16.06.14, Painter, trans., Faroe-Islander Saga

Main Article Content

Kirsten Wolf

The Medieval Review 16.06.14

Painter, Robert K., ed. Faroe-Islander Saga. A New English Translation. Jefferson: McFarland, 2016. pp. ix, 160. ISBN: 978-1-4766-6366-1 (paperback).

Reviewed by:
Kirsten Wolf
University of Wisconsin-Madison

Færeyinga saga, the Saga of the Faroe Islanders, dates from around 1200 and tells of the rivalry between Faroese chieftains from around 950 to around 1050, the conversion of the islanders to Christianity, and the relations between the leaders of the Faroe Islands, notably the pagan Þrándr í Götu, and Norwegian kings. The saga has to be pieced together from sections incorporated in Snorri Sturluson's Óláfs saga Helga (both the separate Óláfs saga and the one included in Heimskringla) and Óláfs saga Tryggvasonar en mesta. The main source of the saga is Flateyjarbók, which contains a continuous history of Norway by combining the biographies of individual Norwegian kings and sagas that in some way concern the lives of the kings. Færeyinga saga has been edited four times: by Carl Christian Rafn (1832), Finnur Jónsson (1927), and Ólafur Halldórsson (1987 and 2006). Ólafur Halldórsson's 1987 edition is a semi-diplomatic edition of the saga as represented in Flateyjarbók, AM 61 fol., AM 62 fol., and Kringla with variants from other manuscripts. His 2006 edition presents a normalized edition of the manuscripts.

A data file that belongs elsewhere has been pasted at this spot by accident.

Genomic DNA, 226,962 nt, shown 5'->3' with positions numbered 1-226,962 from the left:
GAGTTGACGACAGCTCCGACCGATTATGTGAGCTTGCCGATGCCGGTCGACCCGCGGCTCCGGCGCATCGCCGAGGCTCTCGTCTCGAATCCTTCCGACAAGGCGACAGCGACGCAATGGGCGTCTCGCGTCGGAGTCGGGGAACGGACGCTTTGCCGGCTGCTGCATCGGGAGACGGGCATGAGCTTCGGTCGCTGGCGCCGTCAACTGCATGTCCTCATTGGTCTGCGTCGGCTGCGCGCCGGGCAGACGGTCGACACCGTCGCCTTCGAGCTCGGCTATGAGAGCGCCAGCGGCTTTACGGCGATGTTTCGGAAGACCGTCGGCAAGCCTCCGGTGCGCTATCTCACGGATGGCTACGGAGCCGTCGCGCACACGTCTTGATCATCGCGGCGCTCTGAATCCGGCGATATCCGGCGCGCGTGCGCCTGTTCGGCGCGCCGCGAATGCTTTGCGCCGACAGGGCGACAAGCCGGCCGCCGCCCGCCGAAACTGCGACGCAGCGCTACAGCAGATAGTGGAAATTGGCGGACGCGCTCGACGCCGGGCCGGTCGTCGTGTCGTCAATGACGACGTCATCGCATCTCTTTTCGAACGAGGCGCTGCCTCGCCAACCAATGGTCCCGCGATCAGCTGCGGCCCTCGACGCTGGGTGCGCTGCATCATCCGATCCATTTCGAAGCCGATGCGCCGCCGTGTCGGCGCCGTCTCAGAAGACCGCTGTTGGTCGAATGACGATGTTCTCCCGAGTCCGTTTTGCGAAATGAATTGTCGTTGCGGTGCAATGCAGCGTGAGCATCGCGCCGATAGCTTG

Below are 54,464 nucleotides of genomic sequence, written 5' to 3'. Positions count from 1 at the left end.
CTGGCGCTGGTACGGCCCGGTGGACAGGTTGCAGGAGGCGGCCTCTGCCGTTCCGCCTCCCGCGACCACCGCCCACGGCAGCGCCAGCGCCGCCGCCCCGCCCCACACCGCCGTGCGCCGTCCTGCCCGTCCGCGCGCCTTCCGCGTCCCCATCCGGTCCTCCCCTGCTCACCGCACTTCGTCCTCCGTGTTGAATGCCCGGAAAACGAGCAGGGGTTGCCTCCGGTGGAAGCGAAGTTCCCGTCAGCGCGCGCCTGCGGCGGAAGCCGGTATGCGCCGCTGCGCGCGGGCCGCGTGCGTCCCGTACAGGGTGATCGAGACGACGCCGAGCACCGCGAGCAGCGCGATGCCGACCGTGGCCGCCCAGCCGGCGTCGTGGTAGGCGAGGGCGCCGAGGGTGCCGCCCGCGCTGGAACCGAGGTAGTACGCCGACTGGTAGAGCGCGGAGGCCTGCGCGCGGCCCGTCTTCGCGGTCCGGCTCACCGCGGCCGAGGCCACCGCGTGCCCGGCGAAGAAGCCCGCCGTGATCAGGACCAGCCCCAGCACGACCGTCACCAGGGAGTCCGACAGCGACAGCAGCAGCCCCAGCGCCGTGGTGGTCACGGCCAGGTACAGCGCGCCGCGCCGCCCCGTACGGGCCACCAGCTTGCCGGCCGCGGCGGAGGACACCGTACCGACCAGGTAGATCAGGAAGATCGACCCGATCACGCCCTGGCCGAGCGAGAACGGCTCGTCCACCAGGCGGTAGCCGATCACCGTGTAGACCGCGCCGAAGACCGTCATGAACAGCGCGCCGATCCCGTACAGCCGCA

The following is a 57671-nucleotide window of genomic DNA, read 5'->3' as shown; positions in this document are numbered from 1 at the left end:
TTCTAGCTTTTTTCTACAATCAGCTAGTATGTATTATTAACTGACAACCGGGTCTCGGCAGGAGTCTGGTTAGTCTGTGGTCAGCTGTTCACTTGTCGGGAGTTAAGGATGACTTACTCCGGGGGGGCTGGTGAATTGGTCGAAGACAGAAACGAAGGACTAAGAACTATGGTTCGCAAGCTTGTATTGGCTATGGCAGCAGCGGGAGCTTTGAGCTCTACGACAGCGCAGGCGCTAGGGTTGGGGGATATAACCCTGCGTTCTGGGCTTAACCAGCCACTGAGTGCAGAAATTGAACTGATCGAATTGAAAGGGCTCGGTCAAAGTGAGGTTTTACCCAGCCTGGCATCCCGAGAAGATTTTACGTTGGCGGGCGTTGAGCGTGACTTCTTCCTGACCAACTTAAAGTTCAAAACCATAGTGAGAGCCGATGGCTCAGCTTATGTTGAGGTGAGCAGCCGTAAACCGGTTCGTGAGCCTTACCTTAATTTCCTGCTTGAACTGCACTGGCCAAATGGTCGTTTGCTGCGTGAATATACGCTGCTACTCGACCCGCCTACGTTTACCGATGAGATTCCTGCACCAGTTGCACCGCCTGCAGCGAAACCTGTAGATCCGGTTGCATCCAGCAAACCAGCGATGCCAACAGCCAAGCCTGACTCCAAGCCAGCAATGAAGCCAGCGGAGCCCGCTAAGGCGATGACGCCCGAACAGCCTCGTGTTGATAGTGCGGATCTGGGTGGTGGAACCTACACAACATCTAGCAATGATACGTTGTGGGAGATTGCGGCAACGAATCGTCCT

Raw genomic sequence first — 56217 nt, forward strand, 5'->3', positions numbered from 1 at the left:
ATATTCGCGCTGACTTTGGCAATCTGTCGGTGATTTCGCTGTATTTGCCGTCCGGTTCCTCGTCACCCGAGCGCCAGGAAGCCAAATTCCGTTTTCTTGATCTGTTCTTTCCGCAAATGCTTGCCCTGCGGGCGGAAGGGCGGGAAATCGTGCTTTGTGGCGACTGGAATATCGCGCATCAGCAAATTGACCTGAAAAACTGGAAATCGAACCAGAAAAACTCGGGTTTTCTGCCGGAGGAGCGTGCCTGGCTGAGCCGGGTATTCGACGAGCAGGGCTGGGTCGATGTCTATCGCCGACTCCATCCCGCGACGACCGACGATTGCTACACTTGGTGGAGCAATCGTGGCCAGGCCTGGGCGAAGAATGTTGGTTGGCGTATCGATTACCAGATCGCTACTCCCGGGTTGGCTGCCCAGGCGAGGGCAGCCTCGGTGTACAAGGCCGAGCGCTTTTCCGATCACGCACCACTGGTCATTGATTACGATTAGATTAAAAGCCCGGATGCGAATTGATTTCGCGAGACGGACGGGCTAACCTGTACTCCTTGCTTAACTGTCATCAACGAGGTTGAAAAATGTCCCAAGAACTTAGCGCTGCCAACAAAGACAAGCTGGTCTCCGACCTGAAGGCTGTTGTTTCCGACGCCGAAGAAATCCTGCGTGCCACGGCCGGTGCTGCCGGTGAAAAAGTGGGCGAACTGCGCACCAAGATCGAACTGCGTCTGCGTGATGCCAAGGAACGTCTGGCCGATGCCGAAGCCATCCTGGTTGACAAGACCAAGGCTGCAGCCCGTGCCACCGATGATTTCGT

Prior to Painter's Faroe-Islander Saga, the saga has been translated into English five times: by Frederick York Powell (1896), A.C. Muriel (1934), G.V.C. Young and Cynthia Clewer (1973), George Johnson (1975), and Völundur Lars Agnarsson (2012). Powell's and Muriel's translations are in Painter's view "either archaic or rather out-of-date" (27), Young and Clewer's translation is "[h]ard to find" (27), Johnson's is "stilted" (27), and Agnarsson's is "designed primarily for students of the language wishing to read the saga in the original" (28). Painter maintains that his translation differs in that he "tried to capture this sense of intrinsic energy and dramatic storytelling from the Old Icelandic original," which he thinks "was diluted or lacking from those rare, previous translations of this saga into English" (3). Painter assures his readers that "[t]his translation is fully original and dependent on none of the previous English translations," and that with this translation he "hoped to provide a fresh take on this lesser-known classic of the canon of the sagas, something that was stylish and readable to a modern audience while still very faithful to the letter and spirit of what the saga-writer intended" (3).